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    ABSTRACT: The focus of this article is on the link among theory, process, and outcome in the practice of Emotionally Focused Therapy (EFT) for couples. We describe the EFT model of change and the EFT perspective on adult love as the reflection of underlying attachment processes. We outline the manner in which theory and research inform EFT interventions. This leads into a detailed review of the literature on the processes of change in EFT. We highlight the client responses and therapist operations that have emerged from process research and their relation to treatment outcomes. We discuss the implications of this body of research for clinical practice and training. Este artículo se centra en el vínculo entre la teoría, el proceso y los resultados en la práctica de la terapia focalizada en las emociones (TFE) para parejas. Describimos el modelo de cambio de la TFE y su perspectiva del amor adulto como el reflejo de procesos de apego subyacentes. Describimos la manera en la cual la teoría y la investigación guían las intervenciones de la TFE. Esto conduce a una revisión detallada de la literatura sobre los procesos de cambio en la TFE. Destacamos las respuestas del paciente y las actividades del terapeuta que han surgido de la investigación sobre los procesos y su relación con los resultados del tratamiento. Debatimos las consecuencias de este corpus de investigación para la práctica clínica y la capacitación. 本文重点关注夫妻情绪取向治疗(EFT)实践中理论、过程与结果之间的联系。我们描述了EFT模式的变化,也描述了将成年人爱情作为反映潜在情感过程的EFT视角。我们概述了理论与研究以何种方式展示EFT干预。这就要求我们对EFT变化过程的文献进行详尽的回顾。我们特别强调过程研究中出现的客户反响和治疗师的操作,及其与治疗结果的关系。我们讨论了这部分研究对临床实践和培训的意义。
    Family Process 03/2013; 52(1). DOI:10.1111/famp.12015 · 1.73 Impact Factor
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    • "If such a finding is observed, it suggests that context matters less than the act of putting effort into the relationship. As such, working at one's relationship may lead to trust, love, relational security, interdependence, and beneficial behaviors such as good communication and agreed-upon boundaries (Huston, Caughlin, Houts, Smith & George, 2001; Johnson & Greenman, 2006). "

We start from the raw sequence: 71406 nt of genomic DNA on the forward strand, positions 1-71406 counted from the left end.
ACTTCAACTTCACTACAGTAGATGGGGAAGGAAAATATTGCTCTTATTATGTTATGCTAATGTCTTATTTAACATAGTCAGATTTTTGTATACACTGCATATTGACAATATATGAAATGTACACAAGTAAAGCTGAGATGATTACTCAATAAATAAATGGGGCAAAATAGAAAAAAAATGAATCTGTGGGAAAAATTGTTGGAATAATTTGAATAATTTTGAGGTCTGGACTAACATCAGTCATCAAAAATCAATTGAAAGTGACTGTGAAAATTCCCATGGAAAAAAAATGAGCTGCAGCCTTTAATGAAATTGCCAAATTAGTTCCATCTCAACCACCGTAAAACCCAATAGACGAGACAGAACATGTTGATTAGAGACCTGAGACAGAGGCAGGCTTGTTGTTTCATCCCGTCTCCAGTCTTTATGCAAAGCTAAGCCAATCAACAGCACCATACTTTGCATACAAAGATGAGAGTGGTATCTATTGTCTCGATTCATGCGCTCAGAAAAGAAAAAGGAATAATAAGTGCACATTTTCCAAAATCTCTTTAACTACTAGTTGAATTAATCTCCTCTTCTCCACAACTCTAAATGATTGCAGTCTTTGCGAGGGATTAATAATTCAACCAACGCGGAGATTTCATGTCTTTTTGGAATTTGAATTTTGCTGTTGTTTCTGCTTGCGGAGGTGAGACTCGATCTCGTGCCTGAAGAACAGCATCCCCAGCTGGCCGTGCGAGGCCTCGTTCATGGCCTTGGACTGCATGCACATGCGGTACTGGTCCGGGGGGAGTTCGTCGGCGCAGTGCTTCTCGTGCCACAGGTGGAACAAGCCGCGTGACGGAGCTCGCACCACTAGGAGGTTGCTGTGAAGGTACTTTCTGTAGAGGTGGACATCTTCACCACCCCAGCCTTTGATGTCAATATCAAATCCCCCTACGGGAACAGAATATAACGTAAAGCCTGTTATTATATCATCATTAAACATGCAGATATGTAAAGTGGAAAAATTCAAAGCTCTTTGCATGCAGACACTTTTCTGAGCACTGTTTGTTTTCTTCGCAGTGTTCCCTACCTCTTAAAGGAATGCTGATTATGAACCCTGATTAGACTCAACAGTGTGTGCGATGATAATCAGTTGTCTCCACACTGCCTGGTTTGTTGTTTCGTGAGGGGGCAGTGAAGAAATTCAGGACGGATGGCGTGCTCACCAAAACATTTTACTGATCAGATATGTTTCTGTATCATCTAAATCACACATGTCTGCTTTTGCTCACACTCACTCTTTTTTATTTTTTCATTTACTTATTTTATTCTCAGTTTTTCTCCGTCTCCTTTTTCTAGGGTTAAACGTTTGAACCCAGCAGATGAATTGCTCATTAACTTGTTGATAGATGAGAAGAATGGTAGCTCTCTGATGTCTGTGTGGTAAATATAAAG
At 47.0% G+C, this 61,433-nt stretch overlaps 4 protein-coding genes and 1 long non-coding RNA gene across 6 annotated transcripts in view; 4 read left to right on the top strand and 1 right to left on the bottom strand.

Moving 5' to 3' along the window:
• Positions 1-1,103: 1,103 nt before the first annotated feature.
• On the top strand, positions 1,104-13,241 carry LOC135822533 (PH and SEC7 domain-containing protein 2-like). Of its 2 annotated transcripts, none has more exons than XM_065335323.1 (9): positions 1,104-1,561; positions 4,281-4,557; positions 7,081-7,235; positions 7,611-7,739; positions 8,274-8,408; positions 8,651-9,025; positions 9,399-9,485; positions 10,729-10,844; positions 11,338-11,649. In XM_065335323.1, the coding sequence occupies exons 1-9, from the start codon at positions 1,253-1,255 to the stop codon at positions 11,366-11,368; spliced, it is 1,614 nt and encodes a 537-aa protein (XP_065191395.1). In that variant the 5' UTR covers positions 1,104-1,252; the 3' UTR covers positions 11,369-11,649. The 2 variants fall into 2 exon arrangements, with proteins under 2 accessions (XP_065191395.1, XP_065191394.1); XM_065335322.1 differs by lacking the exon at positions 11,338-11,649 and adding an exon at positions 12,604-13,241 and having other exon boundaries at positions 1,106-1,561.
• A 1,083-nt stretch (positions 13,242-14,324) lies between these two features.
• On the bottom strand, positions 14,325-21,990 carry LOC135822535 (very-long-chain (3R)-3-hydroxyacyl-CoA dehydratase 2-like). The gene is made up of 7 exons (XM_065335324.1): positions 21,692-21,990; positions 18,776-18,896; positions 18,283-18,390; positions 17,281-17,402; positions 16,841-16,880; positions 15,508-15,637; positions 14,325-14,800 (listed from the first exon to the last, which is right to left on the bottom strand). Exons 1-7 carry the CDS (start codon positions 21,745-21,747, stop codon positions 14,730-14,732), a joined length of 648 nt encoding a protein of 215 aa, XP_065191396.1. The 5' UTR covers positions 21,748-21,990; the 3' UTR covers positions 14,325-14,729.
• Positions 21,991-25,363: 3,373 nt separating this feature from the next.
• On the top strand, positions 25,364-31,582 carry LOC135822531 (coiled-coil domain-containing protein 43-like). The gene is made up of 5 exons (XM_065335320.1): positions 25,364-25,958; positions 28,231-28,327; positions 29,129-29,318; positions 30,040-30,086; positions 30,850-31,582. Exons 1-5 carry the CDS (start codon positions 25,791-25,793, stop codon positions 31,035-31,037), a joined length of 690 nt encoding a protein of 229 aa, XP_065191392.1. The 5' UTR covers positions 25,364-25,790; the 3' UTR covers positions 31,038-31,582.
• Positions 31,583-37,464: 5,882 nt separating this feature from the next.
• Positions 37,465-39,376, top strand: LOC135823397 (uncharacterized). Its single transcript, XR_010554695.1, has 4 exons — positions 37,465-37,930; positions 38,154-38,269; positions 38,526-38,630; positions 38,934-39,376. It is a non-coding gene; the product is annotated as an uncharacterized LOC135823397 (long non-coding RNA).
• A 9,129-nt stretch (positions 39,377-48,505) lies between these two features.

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    ABSTRACT: Relationship satisfaction and stability are two commonly studied outcomes in marriage and family research. Majority of studies address socio demographic variability and differences across union type in these outcomes. We extend this literature by addressing how the amount of effort one puts into their relationship is associated with stability and satisfaction. Specifically, we focus on how effort impacts these measures of quality in four union types: premarital cohabitation, first marriage, post-divorce cohabitation, and second marriage following divorce. Furthermore, we make union type comparisons in the strength of effort's association with satisfaction and stability. Using data from 8,006 respondents in the Relationship Evaluation Survey, our results show that effort was strongly and positively associated with satisfaction and stability in all four unions. Although effort is more strongly associated with satisfaction in first marriage than cohabiting relationships, no union type differences in the role of effort on stability were observed. Clinical and research implications of these findings are discussed.
    Journal of Marital and Family Therapy 11/2012; DOI:10.1111/jmft.12007 · 1.01 Impact Factor